As my professional obligations have grown over the years, I have had to significantly upgrade my working habits to keep up.
I look back at how I used to organize myself ten years ago, and I can literally laugh at how badly I used to do things. Well, I guess that is the best sign of progress!
My struggle with being able to get things done actually started much earlier than when I started my real career in my early twenties. At school, I was famous with my teachers for my essential refusal to do almost all of my homework. I could not bring myself to do it. I would be at school the entire day, and the last thing I wanted to do at home was then spend more time studying. I felt that if I could not get a quality education while attending eight hours of school a day, then doing more work at home would be useless.
At that age, I could just about get away with this, but when I joined the “real world”, I didn’t have such a fallback, especially because I didn’t work for anyone else but had my own business. This means that a failure in getting things done would mean a failure in getting paid, as I had no fixed salary.
And so, unwillingly, I had to become more and more productive over time. Now I have significantly more work on my plate than I had ten years ago, but it actually feels significantly easier to execute on everything that I need to get done, even if I still do have my occasional struggles.
And so, I’d like to present a few rules that I abide by in my daily work. This is obviously more on-topic for anyone who works as a knowledge worker as this is my experience.
And so, let’s begin.
You Will Not Get Everything Done.
This subheading may seem strange in an essay that touches on the topic of productivity. After all, isn’t the whole point of productivity to get everything done? To reach inbox zero? To have that sense of peace when everything that is on our shoulders is done and we can relax?
This is actually a pretty terrible way to live. I know, I used to live like that. I used to think that I could finally relax once I have cleared my to-do list.
Turns out that being highly productive actually encourages more work to arrive. If you reply to emails faster and more reliably, you receive more emails. If you complete projects well, your boss or your customers will reward you with bigger and more challenging projects.
The key realization is that there will always be more work. It will never end or rest, no matter how hard your try and clear your backlog. This is quite a sobering realization, but also very liberating.
I am now at peace that I will never be able to complete everything that is on my to-do list. I will need to find ways to delay certain timelines, or simply find ways to not do the work at all.
Once we embrace the fact that we will not get everything done, this means that we need to be careful about the things that we do choose to do.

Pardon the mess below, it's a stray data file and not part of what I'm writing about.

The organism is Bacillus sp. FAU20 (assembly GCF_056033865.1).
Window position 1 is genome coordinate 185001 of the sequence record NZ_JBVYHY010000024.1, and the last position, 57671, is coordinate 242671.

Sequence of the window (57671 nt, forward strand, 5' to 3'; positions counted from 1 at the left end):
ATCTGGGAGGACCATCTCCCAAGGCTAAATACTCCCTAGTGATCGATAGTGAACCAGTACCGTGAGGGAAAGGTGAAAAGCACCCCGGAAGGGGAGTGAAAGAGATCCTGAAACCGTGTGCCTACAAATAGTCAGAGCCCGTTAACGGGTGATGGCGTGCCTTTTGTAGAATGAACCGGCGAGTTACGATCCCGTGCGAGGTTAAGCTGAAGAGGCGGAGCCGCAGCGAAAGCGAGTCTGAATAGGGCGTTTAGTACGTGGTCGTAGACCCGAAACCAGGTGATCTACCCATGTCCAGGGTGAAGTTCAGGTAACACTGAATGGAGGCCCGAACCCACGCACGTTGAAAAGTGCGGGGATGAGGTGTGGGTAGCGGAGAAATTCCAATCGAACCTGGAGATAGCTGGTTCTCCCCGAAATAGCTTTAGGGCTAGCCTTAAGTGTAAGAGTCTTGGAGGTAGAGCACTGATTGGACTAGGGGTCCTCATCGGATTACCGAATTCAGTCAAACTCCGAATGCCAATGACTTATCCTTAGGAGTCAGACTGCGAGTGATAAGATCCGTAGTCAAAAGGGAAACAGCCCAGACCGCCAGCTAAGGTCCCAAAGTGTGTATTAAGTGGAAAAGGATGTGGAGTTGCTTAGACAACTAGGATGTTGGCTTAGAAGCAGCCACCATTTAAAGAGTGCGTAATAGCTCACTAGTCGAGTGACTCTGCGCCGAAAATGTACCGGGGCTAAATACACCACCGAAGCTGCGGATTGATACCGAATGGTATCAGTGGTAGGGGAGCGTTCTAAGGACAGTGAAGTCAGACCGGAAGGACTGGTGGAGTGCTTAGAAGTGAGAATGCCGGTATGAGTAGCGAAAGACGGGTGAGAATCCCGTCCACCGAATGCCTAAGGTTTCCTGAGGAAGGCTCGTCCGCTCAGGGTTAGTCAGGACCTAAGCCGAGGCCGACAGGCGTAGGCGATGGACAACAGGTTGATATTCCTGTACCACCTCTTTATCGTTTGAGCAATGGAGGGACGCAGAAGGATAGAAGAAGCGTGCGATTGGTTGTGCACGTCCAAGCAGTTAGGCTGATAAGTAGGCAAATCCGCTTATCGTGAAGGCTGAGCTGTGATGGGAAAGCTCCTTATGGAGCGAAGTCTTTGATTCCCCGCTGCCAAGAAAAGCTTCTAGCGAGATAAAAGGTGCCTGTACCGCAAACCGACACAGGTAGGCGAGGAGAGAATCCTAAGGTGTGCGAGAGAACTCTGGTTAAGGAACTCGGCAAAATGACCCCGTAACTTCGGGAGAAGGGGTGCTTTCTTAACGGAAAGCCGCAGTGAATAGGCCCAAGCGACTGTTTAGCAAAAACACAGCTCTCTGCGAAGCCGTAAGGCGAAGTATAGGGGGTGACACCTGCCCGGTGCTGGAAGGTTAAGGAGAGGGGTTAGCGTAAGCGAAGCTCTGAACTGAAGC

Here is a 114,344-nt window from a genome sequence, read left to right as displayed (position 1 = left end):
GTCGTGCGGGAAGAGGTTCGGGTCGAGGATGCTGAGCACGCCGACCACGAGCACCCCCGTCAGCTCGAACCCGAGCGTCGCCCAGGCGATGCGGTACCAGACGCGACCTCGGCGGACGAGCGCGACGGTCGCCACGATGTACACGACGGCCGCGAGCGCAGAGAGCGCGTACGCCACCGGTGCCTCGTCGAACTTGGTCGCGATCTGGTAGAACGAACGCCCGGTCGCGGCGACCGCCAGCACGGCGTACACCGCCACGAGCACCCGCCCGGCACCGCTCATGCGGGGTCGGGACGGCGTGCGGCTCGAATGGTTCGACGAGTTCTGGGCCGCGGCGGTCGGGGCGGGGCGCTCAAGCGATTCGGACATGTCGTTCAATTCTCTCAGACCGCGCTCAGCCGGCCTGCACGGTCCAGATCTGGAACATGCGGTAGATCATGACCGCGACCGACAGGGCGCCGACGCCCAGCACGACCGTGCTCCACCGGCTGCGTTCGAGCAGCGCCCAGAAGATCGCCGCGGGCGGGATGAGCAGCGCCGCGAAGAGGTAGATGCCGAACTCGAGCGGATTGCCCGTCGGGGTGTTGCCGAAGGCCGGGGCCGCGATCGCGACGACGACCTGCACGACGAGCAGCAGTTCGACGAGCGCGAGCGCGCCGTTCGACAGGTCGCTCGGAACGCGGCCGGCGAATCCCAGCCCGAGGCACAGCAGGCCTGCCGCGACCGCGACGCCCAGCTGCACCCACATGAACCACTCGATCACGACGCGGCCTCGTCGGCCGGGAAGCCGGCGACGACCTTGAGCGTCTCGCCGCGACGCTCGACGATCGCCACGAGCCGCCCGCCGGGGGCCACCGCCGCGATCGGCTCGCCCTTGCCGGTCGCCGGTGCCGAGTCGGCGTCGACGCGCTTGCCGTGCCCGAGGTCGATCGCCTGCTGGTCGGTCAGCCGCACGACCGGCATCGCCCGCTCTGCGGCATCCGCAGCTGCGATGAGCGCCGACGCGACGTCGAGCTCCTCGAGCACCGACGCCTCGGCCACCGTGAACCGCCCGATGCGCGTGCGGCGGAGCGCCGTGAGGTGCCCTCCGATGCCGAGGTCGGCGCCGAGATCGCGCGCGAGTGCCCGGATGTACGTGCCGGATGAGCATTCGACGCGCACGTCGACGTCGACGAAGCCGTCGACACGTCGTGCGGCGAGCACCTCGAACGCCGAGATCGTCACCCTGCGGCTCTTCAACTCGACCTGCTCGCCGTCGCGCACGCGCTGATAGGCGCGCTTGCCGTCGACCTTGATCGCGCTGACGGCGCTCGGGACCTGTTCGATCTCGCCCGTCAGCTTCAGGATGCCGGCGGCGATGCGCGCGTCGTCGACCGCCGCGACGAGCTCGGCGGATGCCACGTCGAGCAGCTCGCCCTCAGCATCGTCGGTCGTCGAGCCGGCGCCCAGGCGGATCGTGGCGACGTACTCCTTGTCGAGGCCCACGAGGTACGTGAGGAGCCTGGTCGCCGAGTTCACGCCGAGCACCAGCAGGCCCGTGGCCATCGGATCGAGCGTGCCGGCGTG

This means that we need to ensure that we focus on prioritization. What is the work that will have the biggest impact, or that will cause the biggest problem if it is not done urgently? Or what is blocking the largest number of people?
There is no “one way’ to prioritize work, but it is absolutely crucial that you do use your judgment and prioritize. Don’t just work blindly down a list, or do whatever appears more pressing because someone asked you to do so. Learn to push back, learn to say no, learn to delay or evade low-quality work that is not impactful.
Managing Distractions is Essential.
In another essay on the 80/20 rule that I will republish in the future, I wrote that focussed time can be up to 16 times more productive than non-focused time because even productivity follows the 80/20 rule!
The biggest challenge that I have seen with many people that I worked with, is that they never really learn to focus on doing one thing at a time for long stretches at a time without getting at all distracted.
Glancing at a phone notification may seem innocuous, but it is actually extremely damaging to your attention because you then need to go back and refocus on what you were doing, and this refocussing can actually take quite a lot of time. Much of the best work happens when you are really deep into a task, and if you are getting distracted every few minutes, you’ll never access that level of quality work that you could accomplish.
Your work will stay shallow, much like your attention.
The solution here is to control your environment. When I am writing, for instance, I like to turn off the internet on my laptop, put my phone completely on sleep mode so I do not receive any notifications, and then leave the phone in another room or in my bag if possible, so I have it completely out of sight. Then, I do not have the temptation to check it all, and I can just focus on the task at hand.
I use software to write that just presents me a full-screen blank page and only highlights the current sentence that I am reading, and I’ve been doing this for years, which helps me write well over 1M words per year without fail.
Unfortunately, in the last ten years, this problem has actually gotten much worse, because of the rise of social media and the attention economy. We are essentially being trained day in and day out to be distracted, because this is precisely what benefits the business model of some of the largest and most successful businesses on the planet such as Google, Facebook, and TikTok.